Shooting the Breeze with Playwright Owen Dunne

published in Focus on the Coast magazine

Twelve years ago Owen Dunne put his dream on hold to support his young family. At forty, he began writing again, penning four new plays in three years, including Positions, a dark comedy which ran for five weeks last spring at Linda Lavin’s Red Barn Theater before producer Steve Bakunas whisked it away to an off-Broadway theater near Times Square.

When I visited Owen’s home in Sunset Park, his daughter had just beaten him in a game of backgammon on the porch. After leading her and his two sons inside, we talked about cocktails, Eugene O'Neill, and the visiting writer who inspired him to drop out of graduate school in San Francisco.

Owen with Izzy in 2013
photo: Jason Armond

How did your play Positions do in New York?

“With only three characters and two set changes, it was easy for Steve [Bakunas] to throw the set in a truck and fly the actors up. The only issue was that he wanted me to rewrite it, something all writers face: someone dangles a bone before you and says ‘if you do this, I’ll do this for you,’ so I made the changes and we turned it into a family vacation.”

How significant were the changes?

He wanted me to tie it up. My philosophy about endings is that they are really just another beginning. The play ended where it naturally ended for me as a writer. I wanted people to laugh at sex, at their own sexual needs, and at what they saw as the familiar and where it can lead. He really loved it, but I honestly don’t think the New York version was as good. A lot of the darkness had been taken out. Then again I guess it’s nice to have a play in New York and get shitty reviews, then not to have one there at all.     

Tell me a little about your ten year hiatus?

My first play had just been produced by the Druid Theater Company in Ireland at the time when we first started having kids, and I distinctly remember going from having a good job but still having time to write in the morning, to all-of-a-sudden that morning time was gone. And then writing for me went to the back burner. I told myself, You can’t do this right now. You’ve gone the family option, which is great. So now I’ve begun picking up where I left off. I’m 43 now and I’d rather be on my deathbed saying that I failed at what I wanted to do, but at least I tried.

What’s your newest work about?

I realized I’ve condensed my time. Some people like to drink espresso in the morning because it’s a short little hit, so I noticed I’ve veered toward poetry in the summer.

My latest play, Dinosaurs, is about a retired couple’s son bringing his new girlfriend home for the first time after joining her religious compound. Steve Vernon is going to stage a reading at the Cape Fear Playhouse later this year. Again, there’s some issues with the ending. It’s always the ending, never the beginning. I feel like since my eight years in the South I’ve been burned up in many different ways: physically, emotionally. The South has always been an attractive place for me because of the writers, but it’s a cruel and violent place. The weather is so intense–heat, tornadoes, hurricanes–and it’s so vibrant–I think that’s part of the psychosis of the South. And now its metamorphosized into limiting women’s rights and going against the working class people. It’s interesting to me, and as I was finishing my play, I started to think about it in free verse and written about ten poems about my relationship with different aspects of the South as an outsider.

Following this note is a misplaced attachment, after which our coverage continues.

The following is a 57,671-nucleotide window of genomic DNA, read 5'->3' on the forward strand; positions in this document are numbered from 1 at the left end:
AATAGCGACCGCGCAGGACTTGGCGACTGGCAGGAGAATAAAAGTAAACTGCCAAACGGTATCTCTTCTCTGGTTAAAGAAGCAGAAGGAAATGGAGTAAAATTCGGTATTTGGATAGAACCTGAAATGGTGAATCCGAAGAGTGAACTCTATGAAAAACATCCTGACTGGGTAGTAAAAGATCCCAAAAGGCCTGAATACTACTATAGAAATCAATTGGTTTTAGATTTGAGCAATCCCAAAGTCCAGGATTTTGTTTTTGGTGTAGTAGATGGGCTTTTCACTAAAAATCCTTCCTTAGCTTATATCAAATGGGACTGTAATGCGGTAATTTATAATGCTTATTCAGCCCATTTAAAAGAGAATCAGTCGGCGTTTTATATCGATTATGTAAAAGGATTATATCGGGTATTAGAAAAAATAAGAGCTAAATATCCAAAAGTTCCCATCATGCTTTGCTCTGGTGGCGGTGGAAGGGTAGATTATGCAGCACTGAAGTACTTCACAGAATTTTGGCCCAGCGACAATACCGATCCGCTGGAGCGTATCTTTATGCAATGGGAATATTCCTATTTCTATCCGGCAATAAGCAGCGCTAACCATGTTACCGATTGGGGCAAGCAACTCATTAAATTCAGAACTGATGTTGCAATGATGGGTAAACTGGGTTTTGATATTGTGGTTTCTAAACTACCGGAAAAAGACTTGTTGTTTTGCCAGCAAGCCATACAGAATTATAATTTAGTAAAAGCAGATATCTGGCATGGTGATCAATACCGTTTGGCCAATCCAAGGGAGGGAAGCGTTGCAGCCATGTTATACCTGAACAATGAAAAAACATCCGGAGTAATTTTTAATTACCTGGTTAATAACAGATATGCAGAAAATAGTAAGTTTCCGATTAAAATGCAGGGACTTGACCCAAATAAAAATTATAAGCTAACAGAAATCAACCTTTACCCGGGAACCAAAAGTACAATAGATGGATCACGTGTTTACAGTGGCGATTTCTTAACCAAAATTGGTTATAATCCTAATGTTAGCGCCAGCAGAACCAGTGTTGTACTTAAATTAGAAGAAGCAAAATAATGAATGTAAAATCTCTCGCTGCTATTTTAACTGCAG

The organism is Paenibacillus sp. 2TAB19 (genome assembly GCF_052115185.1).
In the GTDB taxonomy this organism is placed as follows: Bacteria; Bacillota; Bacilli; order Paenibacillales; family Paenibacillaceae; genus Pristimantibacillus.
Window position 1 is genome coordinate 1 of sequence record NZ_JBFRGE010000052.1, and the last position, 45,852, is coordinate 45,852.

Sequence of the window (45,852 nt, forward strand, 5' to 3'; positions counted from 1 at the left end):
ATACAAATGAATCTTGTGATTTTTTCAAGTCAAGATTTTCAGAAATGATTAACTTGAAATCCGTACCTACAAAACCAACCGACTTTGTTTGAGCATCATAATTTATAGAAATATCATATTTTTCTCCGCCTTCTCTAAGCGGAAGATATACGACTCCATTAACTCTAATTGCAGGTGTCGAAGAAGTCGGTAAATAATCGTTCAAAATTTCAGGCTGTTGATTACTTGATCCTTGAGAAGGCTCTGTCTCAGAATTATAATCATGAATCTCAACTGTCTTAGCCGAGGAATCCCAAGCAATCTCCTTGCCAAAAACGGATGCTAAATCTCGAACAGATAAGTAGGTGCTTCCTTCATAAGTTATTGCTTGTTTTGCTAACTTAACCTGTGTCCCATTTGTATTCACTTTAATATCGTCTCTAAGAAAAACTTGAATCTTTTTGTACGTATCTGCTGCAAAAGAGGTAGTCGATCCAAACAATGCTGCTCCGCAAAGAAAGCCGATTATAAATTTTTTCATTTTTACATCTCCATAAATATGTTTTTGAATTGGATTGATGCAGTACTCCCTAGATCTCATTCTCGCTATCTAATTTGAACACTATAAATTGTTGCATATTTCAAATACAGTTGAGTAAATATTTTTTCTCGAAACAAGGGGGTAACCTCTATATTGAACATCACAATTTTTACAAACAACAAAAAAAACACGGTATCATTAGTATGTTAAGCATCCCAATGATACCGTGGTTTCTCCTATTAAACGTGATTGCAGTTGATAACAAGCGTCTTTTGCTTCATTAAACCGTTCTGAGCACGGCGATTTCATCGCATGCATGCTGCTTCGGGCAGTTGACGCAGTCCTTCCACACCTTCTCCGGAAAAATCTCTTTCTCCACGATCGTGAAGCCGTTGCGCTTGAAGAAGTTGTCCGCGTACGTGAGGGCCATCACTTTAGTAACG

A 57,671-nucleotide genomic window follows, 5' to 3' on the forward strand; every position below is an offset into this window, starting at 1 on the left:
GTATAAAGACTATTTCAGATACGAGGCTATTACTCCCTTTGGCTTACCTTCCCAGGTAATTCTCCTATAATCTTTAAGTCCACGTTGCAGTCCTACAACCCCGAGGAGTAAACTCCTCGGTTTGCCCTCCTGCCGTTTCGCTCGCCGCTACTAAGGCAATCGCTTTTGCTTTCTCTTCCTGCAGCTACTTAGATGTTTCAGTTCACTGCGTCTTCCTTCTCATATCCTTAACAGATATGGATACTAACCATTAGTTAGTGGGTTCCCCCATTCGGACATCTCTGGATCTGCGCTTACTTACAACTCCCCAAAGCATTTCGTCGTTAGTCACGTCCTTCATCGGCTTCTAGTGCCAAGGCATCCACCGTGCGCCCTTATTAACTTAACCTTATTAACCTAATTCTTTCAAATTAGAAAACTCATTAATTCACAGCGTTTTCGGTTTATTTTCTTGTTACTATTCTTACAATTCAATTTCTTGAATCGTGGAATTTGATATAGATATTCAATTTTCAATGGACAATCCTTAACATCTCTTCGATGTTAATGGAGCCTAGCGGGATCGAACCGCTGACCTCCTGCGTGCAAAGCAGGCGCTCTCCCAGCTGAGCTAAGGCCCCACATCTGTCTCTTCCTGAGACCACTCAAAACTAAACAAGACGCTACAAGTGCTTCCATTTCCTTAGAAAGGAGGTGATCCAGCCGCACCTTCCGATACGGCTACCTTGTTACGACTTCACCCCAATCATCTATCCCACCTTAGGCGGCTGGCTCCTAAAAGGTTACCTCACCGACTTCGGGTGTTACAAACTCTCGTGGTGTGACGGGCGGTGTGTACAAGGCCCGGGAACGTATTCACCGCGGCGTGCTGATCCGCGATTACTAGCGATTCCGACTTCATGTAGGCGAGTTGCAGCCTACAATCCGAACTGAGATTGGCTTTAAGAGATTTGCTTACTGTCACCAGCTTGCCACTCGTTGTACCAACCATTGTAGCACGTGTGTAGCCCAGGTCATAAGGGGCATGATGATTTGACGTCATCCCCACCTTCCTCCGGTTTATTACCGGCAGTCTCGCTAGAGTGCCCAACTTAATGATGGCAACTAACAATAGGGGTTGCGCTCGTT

Sounds to me like you’re going to have the best of both worlds soon.

That’s the journey you’re on. You have to take it. My favorite writer, Eugene O'Neill, led such a sad life. People talk about Bukowski writing about drunks and whores; that’s what O’Neill did. He’s the only American playwright to win the Nobel Prize, but his father, a pretty famous actor in his time, was also a drunk and morphine addict. So he grew up in this really dysfunctional environment and ended up writing about drunks, hookers, longshoremen–all of stuff that really hadn’t been touched before in the vernacular of working class people. His most famous play, Long Day’s Journey into Night, was written in his will not to be published until twenty-five years after his death. His widow waited a year and it won a Pulitzer, but he had a very sad life. His brother committed suicide. His son committed suicide. He was married multiple times. He had no relationship with his daughter. At eighteen she married Charlie Chaplin who was then in his fifties and O'Neill disowned her. I’m lucky to have my family. And this will be the first year all three kids will be in school, so I’m finally about to get my mornings back.